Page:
Saturday, April 21, 2007

SUNCT syndrome and SUNA syndrome & PH

These are grouped as trigeminal autonomic cephalgias, together with cluster headache. (TACs)

SUNCT= short acting unilateral neuralgiform headache with conjunctival injection and tearing. Usually SUNCT headaches are retroorbital with stabs, groups of stabs or sawtooth pain and may occur 3-200 times per day and last 15-240 seconds. They are strictly unilateral and may resemble paroxysmal hemicrania, cluster headache or trigeminal neuralgia. They may resist treatment although in one case in Neurology a patient responded to topiramate, AAN2009 lamictal was reported as drug of choice. Men experience it more in a 2:1 ratio, whereas paroxysmal hemicrania occurs more in women and last 15 minutes v. less than a minute for SUNCT. The location of the pain is supraorbital, orbital, retroorbital, temporal, in the top or side of the head, in a V2 or V3 distribution, or in the teeth, neck or ear. All patients have conjunctival injection and tearing. GBN also has been used. Neurology(2002) patients with pituitary tumors (adenomas) after beginning therapy with bromocriptene. Other cases are triggered by exercise. In the above series, authors speculate that extension of the tumor into the cavernous sinus may be contributory.

In Cohen AS et al, Brain 2006 (129:2746-2760) a series of 43 patients were reported with SUNCT and 9 with the less known SUNA syndrome. 2 SUNA patients had tearing, 4 had conjunctival injection but none had both. Other cranial autonomic features seen include nasal blockage, rhinorrhea, eyelid edema, facial sweating, flushing or ear flushing. Most patients did not have a refractory period between attacks and were agitated with the attacks. Pain severity is greater in SUNCT than SUNA. In general analgesic overuse ought to be avoided.

SUNA stands for "Short-lasting Unilateral Neuralgiform headache Attacks with cranial autonomic symptoms." Occassionally it can present with Horner's syndrome.

Other pearls for diagnosis: ipsilateral photophobia and phonophobia differentiates TACS from migraines. Interictal pain occurs in one third, often those with personal/family history of migraine. In patients with cluster headache, more than half have OSA so do a sleep study. TAC like pain occurs at a very high rate with pituitary tumors, so MRI with pituitary thin cuts is indicated.

Paroxysmal hemicrania (PH) has a unilateral brief headache attack that occurs several times daily. It most often but not exclusively affects first division of trigeminal nerve. It lasts 2-30 minutes (longer than SUNCT/SUNA) with 1-40 attacks per day, and may be episodic in 20 percent (attacks for up to a week with a month or more remission between) or chronic in 8- percent with no remission of remission of less than a month. Distinctively, it responds to indomethacin.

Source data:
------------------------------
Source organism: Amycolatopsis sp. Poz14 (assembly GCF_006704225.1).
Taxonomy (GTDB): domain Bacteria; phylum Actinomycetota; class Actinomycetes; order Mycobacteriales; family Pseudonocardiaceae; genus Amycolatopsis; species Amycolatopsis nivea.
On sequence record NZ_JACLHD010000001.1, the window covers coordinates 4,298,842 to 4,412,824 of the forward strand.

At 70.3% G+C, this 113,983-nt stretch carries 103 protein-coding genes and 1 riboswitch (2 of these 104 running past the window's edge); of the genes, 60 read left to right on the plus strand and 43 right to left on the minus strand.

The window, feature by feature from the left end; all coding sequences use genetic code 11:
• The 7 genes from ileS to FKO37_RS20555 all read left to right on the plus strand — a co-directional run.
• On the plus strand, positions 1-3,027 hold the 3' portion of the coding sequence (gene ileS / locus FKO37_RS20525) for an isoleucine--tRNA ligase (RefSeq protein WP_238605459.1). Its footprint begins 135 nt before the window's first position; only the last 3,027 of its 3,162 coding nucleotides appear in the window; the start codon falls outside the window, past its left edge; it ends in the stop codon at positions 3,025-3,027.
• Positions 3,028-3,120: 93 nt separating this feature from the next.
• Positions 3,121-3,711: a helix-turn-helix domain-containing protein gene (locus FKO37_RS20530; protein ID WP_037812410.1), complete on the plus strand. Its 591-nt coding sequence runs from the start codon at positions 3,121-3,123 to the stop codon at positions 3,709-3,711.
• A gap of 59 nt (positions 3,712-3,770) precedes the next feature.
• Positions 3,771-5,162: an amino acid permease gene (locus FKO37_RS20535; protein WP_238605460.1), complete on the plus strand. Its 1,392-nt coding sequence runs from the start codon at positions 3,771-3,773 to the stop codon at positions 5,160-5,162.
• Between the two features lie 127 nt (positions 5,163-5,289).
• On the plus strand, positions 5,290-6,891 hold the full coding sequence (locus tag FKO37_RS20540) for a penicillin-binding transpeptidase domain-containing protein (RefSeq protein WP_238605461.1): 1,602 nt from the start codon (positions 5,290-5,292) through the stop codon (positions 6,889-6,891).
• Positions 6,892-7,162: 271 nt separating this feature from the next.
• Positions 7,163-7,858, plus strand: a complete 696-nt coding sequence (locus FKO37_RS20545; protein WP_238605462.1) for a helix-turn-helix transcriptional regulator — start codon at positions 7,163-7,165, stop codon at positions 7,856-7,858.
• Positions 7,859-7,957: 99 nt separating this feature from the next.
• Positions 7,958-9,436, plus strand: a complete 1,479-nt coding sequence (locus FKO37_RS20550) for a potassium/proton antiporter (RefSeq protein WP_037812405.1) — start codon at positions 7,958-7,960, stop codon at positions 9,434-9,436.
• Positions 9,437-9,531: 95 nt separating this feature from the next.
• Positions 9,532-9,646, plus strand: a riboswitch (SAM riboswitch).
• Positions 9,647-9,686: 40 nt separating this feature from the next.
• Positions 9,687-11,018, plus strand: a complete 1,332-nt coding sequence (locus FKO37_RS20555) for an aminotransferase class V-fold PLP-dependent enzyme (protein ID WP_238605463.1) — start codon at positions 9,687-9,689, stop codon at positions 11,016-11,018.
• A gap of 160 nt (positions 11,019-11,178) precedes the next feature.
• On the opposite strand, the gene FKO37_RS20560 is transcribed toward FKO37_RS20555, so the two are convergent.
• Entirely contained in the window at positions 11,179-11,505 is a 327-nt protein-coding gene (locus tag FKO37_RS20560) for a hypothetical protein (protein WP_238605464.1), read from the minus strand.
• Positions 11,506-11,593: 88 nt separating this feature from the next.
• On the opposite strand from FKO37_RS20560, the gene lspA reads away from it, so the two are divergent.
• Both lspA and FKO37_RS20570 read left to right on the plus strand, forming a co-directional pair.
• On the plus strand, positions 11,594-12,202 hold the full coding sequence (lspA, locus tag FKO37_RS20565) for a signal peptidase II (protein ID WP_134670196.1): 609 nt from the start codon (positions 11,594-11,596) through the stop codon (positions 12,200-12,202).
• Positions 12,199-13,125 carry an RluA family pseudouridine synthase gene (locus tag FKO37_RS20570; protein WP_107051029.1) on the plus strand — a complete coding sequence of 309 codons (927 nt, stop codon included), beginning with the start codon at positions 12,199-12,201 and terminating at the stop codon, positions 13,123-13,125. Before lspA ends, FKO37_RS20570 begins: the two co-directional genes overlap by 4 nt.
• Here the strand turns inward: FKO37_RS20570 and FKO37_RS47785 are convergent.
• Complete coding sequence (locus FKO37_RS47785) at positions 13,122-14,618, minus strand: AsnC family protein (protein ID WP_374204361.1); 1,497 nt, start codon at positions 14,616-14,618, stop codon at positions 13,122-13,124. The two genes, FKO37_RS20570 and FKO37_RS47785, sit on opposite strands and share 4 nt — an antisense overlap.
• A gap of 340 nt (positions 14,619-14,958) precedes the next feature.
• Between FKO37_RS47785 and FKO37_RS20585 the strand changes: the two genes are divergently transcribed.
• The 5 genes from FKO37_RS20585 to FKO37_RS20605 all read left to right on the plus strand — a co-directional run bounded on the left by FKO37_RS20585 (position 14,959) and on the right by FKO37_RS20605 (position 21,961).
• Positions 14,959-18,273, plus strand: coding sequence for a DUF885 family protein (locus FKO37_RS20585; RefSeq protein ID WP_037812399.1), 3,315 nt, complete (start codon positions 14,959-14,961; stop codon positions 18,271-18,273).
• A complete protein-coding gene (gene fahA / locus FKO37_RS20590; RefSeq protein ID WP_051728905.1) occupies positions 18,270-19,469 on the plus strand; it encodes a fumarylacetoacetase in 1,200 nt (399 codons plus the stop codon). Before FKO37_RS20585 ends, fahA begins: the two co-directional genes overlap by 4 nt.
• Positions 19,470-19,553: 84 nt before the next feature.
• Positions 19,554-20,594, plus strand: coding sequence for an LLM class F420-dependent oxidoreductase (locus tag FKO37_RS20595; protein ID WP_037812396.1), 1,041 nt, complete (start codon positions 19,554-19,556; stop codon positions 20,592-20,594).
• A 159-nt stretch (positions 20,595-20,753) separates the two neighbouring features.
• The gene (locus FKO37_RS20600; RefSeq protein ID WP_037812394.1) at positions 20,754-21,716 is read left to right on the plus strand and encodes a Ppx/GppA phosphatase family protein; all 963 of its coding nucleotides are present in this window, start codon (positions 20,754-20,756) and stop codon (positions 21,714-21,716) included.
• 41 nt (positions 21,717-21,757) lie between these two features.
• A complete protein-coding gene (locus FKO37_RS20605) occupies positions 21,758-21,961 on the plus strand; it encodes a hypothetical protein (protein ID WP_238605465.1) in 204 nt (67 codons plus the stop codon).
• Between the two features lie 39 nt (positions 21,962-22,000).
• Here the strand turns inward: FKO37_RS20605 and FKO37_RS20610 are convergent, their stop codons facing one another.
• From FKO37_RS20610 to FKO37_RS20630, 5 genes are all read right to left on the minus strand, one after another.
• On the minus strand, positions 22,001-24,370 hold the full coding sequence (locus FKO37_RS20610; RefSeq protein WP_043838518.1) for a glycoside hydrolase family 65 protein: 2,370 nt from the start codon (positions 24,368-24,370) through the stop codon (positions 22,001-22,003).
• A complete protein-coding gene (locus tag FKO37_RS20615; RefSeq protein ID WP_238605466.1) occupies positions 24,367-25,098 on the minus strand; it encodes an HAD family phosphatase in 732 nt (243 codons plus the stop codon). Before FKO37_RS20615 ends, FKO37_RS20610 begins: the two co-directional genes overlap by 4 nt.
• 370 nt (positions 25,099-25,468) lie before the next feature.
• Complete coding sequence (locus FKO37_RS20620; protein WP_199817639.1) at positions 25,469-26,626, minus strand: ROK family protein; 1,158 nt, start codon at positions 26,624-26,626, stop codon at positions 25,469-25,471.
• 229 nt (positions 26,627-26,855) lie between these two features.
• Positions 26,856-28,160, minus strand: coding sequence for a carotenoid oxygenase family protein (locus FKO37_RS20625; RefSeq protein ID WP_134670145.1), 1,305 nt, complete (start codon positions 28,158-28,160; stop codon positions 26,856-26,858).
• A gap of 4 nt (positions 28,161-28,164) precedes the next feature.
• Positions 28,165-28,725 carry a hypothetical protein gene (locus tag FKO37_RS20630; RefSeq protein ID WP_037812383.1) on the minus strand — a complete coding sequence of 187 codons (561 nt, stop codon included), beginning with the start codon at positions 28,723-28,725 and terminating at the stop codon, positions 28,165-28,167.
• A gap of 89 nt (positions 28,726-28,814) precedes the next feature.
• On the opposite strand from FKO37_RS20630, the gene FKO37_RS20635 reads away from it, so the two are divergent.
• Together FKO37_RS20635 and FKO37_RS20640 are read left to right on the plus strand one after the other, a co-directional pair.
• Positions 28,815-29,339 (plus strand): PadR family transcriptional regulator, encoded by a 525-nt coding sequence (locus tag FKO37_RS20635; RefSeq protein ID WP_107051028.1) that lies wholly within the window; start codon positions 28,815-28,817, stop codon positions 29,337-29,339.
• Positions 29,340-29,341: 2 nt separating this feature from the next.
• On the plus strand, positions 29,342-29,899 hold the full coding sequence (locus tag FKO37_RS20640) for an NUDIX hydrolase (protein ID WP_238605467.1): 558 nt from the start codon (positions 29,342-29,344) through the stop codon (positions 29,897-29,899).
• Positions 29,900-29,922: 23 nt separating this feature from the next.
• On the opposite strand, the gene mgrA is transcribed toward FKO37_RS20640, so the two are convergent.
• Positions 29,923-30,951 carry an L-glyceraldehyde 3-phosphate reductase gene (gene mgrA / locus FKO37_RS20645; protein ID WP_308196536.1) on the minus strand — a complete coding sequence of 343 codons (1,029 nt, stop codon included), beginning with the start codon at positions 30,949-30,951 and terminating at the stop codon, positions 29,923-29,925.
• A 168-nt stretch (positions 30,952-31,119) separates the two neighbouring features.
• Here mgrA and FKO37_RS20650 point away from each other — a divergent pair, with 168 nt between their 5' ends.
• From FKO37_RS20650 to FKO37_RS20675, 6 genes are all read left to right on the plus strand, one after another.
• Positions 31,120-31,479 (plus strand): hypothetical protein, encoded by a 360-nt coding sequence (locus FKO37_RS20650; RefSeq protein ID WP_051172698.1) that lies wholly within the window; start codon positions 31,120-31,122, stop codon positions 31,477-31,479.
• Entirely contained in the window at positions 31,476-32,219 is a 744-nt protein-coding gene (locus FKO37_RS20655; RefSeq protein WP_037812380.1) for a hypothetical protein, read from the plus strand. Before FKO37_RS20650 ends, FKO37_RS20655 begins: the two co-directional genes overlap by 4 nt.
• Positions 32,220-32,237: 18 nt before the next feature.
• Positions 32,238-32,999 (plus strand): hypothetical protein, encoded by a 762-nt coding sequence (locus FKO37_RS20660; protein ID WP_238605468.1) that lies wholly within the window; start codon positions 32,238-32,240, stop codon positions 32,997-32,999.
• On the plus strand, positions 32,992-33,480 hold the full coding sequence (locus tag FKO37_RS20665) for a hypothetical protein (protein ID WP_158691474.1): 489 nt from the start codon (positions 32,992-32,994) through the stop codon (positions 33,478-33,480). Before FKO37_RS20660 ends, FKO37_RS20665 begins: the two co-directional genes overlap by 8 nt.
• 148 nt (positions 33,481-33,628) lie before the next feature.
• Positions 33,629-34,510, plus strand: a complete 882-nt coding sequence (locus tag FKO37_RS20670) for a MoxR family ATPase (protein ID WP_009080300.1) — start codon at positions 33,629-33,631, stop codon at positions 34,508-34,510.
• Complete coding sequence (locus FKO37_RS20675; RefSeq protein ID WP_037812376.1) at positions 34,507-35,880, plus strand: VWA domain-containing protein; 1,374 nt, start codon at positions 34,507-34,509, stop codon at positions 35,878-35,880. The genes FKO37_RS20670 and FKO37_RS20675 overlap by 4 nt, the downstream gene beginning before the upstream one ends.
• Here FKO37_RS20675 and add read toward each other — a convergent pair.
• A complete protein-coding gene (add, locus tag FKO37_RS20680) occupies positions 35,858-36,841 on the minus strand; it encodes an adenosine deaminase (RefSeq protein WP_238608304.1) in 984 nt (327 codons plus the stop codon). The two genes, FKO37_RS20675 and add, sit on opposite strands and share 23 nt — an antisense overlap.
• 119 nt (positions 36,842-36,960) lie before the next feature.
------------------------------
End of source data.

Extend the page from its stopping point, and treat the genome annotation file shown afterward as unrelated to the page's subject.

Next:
(I try to AVOID basic science but) common to all 3 is activation of posterior hypothalamus on all syndromes.

Symptomatic (or secondary) TACs occur rarely, and clinical features alerting to possibility include atypical phenotype, abnormal exam, and refractory to treatment. Summarized by Cittadini et al (Neurologist 2009; 15: 305-312) include historical points such as unusual triggers such as postprandial, or sitting or standing; altered consciousness, impotence, galactorrhea, acromegaly, fever, and purulent nasal discharge. Physical signs included opthalmoplegia, optic atrophy, temporal hemianopia, Adie syndrome, swelling of the eye, persistent partial or complete Horner's syndrome, absent nasal tickle reflex, signs of acromegaly, testicular atrophy, and absent radial pulse. In PH atypical features included onset with carotid massage (gangliocytoma extending to carotid artery from pituitary lesion).

Since one in ten patients may have incidental pituitary microadenoma and one in 500 an incidental macroadenoma, the role of imaging may be less certain, with decided risk of unknown importance of discovering and treating an incidental finding.

AAN 2010 suggested SUNCT/SUNA responsive to occipital stimulator


scley said...

HiI am a 38 yr old female recently diagnosed with SUNCT. I take 4 indicid, 6 neurontin and 2 doxepin a day with little relief. i have tried accupuncture with little and short lasting relief. i find congnitive tasks such as this, reading or talking can trigger an attack . i frin a change in altitude also affects me ( ie a plane, or going up into a tall building). i am a speech pathologist but unable to work as so debilitated.

can anyone out there help with ideas or where i can go for help????

Julie said...

my father was diagnosed with the samed condition in 2006. he had been suffering with it since 2004. his pain management doctor performed a gasserion ganglion nerve block. It is where she went into the ganglion cluster of the trigeminal nerve and injected it with a alcohol solution that basically kills the nerve. he was pain free for a year with no side effects. the pain can come back but will very from patient to patient (lasting months to years). he had a second nerve block done with success but one of the side effects was a condition caused by the alcohol called ANESTHESIA DEL LA ROSA it is a very painful condition but it effectively treated with Cymbalta. My father is on 90 mg a day and is pain free. good luck